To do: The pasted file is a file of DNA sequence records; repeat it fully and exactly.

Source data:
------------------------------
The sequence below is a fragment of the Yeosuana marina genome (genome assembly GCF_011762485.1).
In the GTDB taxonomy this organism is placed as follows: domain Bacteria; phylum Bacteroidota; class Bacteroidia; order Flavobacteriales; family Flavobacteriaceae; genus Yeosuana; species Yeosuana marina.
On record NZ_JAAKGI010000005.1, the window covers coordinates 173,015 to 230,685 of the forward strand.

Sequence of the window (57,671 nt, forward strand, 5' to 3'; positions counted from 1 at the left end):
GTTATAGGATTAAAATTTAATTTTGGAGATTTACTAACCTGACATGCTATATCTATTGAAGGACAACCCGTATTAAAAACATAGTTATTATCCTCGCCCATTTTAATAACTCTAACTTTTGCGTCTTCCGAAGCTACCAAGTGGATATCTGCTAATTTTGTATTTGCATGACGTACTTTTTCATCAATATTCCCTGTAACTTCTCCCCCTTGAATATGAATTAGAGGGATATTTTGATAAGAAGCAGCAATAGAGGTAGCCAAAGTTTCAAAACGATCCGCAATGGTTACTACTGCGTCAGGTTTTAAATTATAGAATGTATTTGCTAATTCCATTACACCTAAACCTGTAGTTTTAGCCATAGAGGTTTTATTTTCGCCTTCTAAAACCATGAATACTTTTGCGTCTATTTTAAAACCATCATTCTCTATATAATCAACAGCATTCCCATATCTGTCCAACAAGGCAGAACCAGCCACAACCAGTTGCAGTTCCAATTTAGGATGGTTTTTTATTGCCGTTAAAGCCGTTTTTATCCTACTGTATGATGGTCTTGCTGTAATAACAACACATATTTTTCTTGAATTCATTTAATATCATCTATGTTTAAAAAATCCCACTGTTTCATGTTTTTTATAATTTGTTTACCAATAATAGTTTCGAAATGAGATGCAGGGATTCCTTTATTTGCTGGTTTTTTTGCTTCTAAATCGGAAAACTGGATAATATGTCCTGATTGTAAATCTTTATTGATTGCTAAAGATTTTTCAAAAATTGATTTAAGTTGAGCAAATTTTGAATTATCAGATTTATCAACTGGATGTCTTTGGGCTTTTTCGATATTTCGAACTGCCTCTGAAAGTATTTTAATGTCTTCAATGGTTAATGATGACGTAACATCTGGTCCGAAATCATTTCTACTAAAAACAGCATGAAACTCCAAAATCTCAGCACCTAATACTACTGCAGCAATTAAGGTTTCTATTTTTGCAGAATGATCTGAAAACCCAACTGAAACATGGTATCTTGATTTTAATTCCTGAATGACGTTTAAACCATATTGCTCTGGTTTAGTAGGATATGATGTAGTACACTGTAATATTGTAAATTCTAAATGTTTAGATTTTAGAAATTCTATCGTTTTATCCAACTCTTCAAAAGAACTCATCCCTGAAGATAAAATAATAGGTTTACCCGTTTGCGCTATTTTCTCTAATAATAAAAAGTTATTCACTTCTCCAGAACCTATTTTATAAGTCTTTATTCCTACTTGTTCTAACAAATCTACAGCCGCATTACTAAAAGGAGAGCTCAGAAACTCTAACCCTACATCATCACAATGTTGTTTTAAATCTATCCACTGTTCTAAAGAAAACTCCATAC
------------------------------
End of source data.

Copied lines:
The sequence below is a fragment of the Yeosuana marina genome (genome assembly GCF_011762485.1).
In the GTDB taxonomy this organism is placed as follows: domain Bacteria; phylum Bacteroidota; class Bacteroidia; order Flavobacteriales; family Flavobacteriaceae; genus Yeosuana; species Yeosuana marina.
On record NZ_JAAKGI010000005.1, the window covers coordinates 173,015 to 230,685 of the forward strand.

Sequence of the window (57,671 nt, forward strand, 5' to 3'; positions counted from 1 at the left end):
GTTATAGGATTAAAATTTAATTTTGGAGATTTACTAACCTGACATGCTATATCTATTGAAGGACAACCCGTATTAAAAACATAGTTATTATCCTCGCCCATTTTAATAACTCTAACTTTTGCGTCTTCCGAAGCTACCAAGTGGATATCTGCTAATTTTGTATTTGCATGACGTACTTTTTCATCAATATTCCCTGTAACTTCTCCCCCTTGAATATGAATTAGAGGGATATTTTGATAAGAAGCAGCAATAGAGGTAGCCAAAGTTTCAAAACGATCCGCAATGGTTACTACTGCGTCAGGTTTTAAATTATAGAATGTATTTGCTAATTCCATTACACCTAAACCTGTAGTTTTAGCCATAGAGGTTTTATTTTCGCCTTCTAAAACCATGAATACTTTTGCGTCTATTTTAAAACCATCATTCTCTATATAATCAACAGCATTCCCATATCTGTCCAACAAGGCAGAACCAGCCACAACCAGTTGCAGTTCCAATTTAGGATGGTTTTTTATTGCCGTTAAAGCCGTTTTTATCCTACTGTATGATGGTCTTGCTGTAATAACAACACATATTTTTCTTGAATTCATTTAATATCATCTATGTTTAAAAAATCCCACTGTTTCATGTTTTTTATAATTTGTTTACCAATAATAGTTTCGAAATGAGATGCAGGGATTCCTTTATTTGCTGGTTTTTTTGCTTCTAAATCGGAAAACTGGATAATATGTCCTGATTGTAAATCTTTATTGATTGCTAAAGATTTTTCAAAAATTGATTTAAGTTGAGCAAATTTTGAATTATCAGATTTATCAACTGGATGTCTTTGGGCTTTTTCGATATTTCGAACTGCCTCTGAAAGTATTTTAATGTCTTCAATGGTTAATGATGACGTAACATCTGGTCCGAAATCATTTCTACTAAAAACAGCATGAAACTCCAAAATCTCAGCACCTAATACTACTGCAGCAATTAAGGTTTCTATTTTTGCAGAATGATCTGAAAACCCAACTGAAACATGGTATCTTGATTTTAATTCCTGAATGACGTTTAAACCATATTGCTCTGGTTTAGTAGGATATGATGTAGTACACTGTAATATTGTAAATTCTAAATGTTTAGATTTTAGAAATTCTATCGTTTTATCCAACTCTTCAAAAGAACTCATCCCTGAAGATAAAATAATAGGTTTACCCGTTTGCGCTATTTTCTCTAATAATAAAAAGTTATTCACTTCTCCAGAACCTATTTTATAAGTCTTTATTCCTACTTGTTCTAACAAATCTACAGCCGCATTACTAAAAGGAGAGCTCAGAAACTCTAACCCTACATCATCACAATGTTGTTTTAAATCTATCCACTGTTCTAAAGAAAACTCCATAC